Fermentation has a rich history that runs hand-in-hand with human history. Fermentation charts the progress of countless societies whose survival depended on bread, one of the oldest fermentations, and of Johnny Appleseed traveling up the Mississippi River spreading the gift of cider. It tells the story of humans seeking to both preserve and enhance the foods they have cultivated from seed to sprout to fruiting body, and tending to their garden with care for all living beings affected by them. For centuries fermentation has been helping us get more of what we grow.
Soybeans and miso are a great example of fermentation that has all of these incredible attributes! Without fermentation, soybeans offer a light flavor; however, after being fermented with koji (the process of making miso), the soybeans develop a rich and complex flavor structure as well as millions of beneficial bacteria, or probiotics, that help balance the microbiome in your gut. These beneficial bacteria then live with us and the by-product of them metabolizing in our gut has shown to manufacture vitamins, primarily K and B12, once in our microbiome . Compared to fresh soybeans, which have a shelf life of a couple weeks at most, miso can potentially last for years and years if handled and stored correctly. Some misos ferment for three years and can be stored far longer. Fermentation has evolved alongside us because of these beneficial properties: preservation, unique flavor development, and bacterial/enzymatic development.
While fermentation is quite special for these attributes, miso does not stand alone in providing the benefits of fermentation. Fermenting cacao develops the flavor, lengthens the life of storage, and increases nutrition, which is what gives us chocolate! Kimchi is another fermented food that provides preservation, develops the flavor, and creates health benefits that the raw ingredients don’t have. Lesser known ferments have been produced in various places all around the world for thousands of years such as masato, a lightly alcoholic, fermented beverage made from yuca root that indigenous Peruvians will steam, peel, and chew the yuca root to be fermented by the yeasts in saliva . With ferments such as sauerkraut the fermentation brings a development of acidic flavor, whereas for miso the fermentation causes a rich, nutty flavor to grow over time. Fermentation can bring vastly different flavors to a food. Fermentation experimentation is your way to discover them.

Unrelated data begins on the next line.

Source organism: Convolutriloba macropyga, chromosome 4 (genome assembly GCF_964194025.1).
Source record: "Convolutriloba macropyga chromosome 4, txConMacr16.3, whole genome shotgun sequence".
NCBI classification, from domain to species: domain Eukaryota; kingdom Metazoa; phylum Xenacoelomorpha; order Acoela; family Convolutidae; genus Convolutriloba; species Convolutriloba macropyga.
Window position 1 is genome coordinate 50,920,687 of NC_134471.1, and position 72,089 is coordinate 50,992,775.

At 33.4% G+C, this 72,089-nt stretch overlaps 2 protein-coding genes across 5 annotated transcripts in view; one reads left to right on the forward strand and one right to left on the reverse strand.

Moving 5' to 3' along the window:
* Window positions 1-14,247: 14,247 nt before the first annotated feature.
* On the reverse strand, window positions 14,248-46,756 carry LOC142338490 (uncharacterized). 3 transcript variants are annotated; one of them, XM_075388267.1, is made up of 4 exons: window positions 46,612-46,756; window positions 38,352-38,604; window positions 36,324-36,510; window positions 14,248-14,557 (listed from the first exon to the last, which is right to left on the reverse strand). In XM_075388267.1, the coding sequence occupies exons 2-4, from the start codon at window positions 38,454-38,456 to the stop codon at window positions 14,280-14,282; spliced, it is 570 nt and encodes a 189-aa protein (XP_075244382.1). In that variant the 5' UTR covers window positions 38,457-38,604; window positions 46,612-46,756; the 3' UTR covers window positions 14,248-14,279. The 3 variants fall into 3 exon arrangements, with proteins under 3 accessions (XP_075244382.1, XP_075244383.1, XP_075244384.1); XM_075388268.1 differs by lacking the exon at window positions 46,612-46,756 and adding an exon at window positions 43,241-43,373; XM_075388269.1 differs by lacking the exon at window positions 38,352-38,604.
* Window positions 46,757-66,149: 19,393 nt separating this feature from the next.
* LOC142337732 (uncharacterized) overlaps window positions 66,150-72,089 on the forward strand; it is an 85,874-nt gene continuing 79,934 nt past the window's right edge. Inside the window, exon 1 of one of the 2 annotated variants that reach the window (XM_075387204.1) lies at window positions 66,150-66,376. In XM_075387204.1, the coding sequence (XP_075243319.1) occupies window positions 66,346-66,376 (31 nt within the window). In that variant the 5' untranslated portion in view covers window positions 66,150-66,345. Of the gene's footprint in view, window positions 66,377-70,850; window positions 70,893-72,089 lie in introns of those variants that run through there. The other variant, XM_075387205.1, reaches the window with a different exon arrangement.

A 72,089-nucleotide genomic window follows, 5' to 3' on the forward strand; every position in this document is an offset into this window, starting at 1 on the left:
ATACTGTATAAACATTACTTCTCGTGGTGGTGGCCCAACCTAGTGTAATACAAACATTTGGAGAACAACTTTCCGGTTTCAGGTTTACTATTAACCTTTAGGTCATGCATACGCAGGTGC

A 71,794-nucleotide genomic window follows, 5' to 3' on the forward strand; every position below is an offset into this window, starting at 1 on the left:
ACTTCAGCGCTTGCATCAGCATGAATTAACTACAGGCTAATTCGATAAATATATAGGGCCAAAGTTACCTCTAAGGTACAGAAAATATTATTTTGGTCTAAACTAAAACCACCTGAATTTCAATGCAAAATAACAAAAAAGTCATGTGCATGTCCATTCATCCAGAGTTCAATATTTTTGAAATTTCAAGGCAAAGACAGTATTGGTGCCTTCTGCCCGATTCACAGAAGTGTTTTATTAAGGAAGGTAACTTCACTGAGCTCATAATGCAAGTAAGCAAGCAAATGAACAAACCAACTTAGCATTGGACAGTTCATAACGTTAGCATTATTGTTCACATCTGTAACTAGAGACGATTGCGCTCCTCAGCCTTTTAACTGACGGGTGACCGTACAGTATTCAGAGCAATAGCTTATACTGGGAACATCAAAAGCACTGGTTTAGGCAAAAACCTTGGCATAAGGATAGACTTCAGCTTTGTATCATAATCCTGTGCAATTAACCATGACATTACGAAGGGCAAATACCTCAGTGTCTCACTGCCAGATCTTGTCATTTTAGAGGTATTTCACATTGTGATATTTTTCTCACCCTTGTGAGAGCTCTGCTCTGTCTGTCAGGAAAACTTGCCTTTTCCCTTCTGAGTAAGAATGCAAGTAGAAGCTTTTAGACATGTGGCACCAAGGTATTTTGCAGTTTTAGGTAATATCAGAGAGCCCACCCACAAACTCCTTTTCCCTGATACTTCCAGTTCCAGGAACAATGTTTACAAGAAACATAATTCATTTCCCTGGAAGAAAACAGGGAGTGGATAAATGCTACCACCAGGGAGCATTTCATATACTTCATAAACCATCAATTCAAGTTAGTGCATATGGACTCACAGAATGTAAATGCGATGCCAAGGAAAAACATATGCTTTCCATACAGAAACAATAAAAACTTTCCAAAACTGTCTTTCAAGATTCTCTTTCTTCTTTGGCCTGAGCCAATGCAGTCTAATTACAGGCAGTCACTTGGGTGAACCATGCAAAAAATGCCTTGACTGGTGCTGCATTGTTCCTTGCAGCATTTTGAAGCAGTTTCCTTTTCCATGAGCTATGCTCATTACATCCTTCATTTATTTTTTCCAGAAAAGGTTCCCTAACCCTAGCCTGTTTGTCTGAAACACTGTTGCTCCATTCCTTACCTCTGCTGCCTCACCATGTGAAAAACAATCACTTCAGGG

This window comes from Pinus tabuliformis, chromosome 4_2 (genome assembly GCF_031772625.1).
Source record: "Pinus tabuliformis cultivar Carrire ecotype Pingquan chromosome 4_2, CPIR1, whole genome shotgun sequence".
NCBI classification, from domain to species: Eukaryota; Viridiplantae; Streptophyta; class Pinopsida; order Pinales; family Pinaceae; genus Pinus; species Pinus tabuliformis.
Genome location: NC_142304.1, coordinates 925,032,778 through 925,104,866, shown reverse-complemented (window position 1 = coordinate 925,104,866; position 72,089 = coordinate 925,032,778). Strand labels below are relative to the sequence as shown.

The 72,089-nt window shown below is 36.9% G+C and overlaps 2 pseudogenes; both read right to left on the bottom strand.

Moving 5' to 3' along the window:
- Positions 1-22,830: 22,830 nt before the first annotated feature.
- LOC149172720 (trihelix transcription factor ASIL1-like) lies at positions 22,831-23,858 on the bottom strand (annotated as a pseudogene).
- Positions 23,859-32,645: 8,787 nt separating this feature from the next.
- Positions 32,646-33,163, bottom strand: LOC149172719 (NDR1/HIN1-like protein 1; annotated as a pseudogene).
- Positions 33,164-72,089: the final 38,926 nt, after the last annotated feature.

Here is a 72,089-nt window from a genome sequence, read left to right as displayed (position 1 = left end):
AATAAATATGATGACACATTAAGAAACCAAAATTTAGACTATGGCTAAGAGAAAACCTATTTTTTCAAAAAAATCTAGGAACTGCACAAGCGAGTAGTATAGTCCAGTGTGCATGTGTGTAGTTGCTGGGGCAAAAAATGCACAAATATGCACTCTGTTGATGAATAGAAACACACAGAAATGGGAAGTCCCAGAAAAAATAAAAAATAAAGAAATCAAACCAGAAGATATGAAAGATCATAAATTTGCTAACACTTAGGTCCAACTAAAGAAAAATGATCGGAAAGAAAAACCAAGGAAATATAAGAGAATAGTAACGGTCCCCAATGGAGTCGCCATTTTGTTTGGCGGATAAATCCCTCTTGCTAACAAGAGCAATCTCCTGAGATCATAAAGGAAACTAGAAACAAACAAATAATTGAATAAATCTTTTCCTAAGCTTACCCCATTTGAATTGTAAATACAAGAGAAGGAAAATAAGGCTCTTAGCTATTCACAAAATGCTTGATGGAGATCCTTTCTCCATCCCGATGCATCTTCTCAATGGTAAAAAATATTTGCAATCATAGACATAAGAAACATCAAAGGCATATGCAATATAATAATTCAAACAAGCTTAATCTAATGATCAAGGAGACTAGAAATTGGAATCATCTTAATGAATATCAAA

With the appliances we have these days, fermentation doesn’t fill the deeply crucial role it once did. For many of us, the decision to ferment does not decide if we will make it through winter, but that does not mean that we are in any less need of fermentation and the unique benefits it provides. So much of the food we consume carries fewer nutrients than the same produce grown decades or centuries prior. This is from growing in chemically amended soils, so receiving the nutrients our bodies need from the food we buy is becoming more difficult. This is a point already on many people’s minds, which may have been what brought you to us here at Grow Your Own Vegetables in the first place.
Because of the average Western diet, increased use of antibiotics usage, and a wide array of other factors that can damage your gut’s microbiome, we as a society are seeing a steep rise in gut-related health issues. The science on the brain-gut connection is young, so actually knowing how many conditions poor gut health may cause is near impossible with our current knowledge. According to Mental Health America (MHA), “research in animals has shown that changes in the gut microbiome and inflammation in the gut can affect the brain and cause symptoms that look like Parkinson’s disease, autism, anxiety and depression.”  Because most fermentation methods produce enzymes and bacteria that benefit our gut health, these methods can help restore balance to our gut. By preserving nutrients and increasing our body’s ability to access the nutrients in our food by breaking them down more effectively, fermentation can help make sure our bodies are getting as much as they can out of what we do have.